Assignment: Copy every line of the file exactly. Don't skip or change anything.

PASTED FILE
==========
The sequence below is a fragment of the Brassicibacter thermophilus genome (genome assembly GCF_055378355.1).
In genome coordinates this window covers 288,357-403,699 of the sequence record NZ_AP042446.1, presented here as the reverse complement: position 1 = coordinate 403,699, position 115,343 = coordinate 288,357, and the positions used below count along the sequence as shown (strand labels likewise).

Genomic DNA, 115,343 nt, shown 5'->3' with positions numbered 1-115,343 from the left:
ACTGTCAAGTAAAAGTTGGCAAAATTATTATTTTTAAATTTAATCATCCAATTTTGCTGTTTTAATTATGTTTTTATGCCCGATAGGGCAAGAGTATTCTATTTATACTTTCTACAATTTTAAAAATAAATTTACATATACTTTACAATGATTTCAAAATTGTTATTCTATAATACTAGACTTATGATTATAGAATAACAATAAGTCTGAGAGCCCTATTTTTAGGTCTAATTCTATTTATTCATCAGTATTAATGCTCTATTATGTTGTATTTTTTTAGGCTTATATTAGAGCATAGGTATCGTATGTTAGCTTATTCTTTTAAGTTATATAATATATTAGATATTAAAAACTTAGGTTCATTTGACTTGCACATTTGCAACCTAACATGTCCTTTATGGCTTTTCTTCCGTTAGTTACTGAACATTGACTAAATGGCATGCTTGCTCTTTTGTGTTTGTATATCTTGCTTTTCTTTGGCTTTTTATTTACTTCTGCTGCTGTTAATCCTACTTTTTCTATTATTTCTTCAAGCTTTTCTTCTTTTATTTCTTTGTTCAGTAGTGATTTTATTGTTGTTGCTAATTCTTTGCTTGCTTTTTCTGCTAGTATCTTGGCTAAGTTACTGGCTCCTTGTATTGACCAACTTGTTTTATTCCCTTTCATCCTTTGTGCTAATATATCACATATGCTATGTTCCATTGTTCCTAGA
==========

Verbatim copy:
The sequence below is a fragment of the Brassicibacter thermophilus genome (genome assembly GCF_055378355.1).
In genome coordinates this window covers 288,357-403,699 of the sequence record NZ_AP042446.1, presented here as the reverse complement: position 1 = coordinate 403,699, position 115,343 = coordinate 288,357, and the positions used below count along the sequence as shown (strand labels likewise).

Genomic DNA, 115,343 nt, shown 5'->3' with positions numbered 1-115,343 from the left:
ACTGTCAAGTAAAAGTTGGCAAAATTATTATTTTTAAATTTAATCATCCAATTTTGCTGTTTTAATTATGTTTTTATGCCCGATAGGGCAAGAGTATTCTATTTATACTTTCTACAATTTTAAAAATAAATTTACATATACTTTACAATGATTTCAAAATTGTTATTCTATAATACTAGACTTATGATTATAGAATAACAATAAGTCTGAGAGCCCTATTTTTAGGTCTAATTCTATTTATTCATCAGTATTAATGCTCTATTATGTTGTATTTTTTTAGGCTTATATTAGAGCATAGGTATCGTATGTTAGCTTATTCTTTTAAGTTATATAATATATTAGATATTAAAAACTTAGGTTCATTTGACTTGCACATTTGCAACCTAACATGTCCTTTATGGCTTTTCTTCCGTTAGTTACTGAACATTGACTAAATGGCATGCTTGCTCTTTTGTGTTTGTATATCTTGCTTTTCTTTGGCTTTTTATTTACTTCTGCTGCTGTTAATCCTACTTTTTCTATTATTTCTTCAAGCTTTTCTTCTTTTATTTCTTTGTTCAGTAGTGATTTTATTGTTGTTGCTAATTCTTTGCTTGCTTTTTCTGCTAGTATCTTGGCTAAGTTACTGGCTCCTTGTATTGACCAACTTGTTTTATTCCCTTTCATCCTTTGTGCTAATATATCACATATGCTATGTTCCATTGTTCCTAGA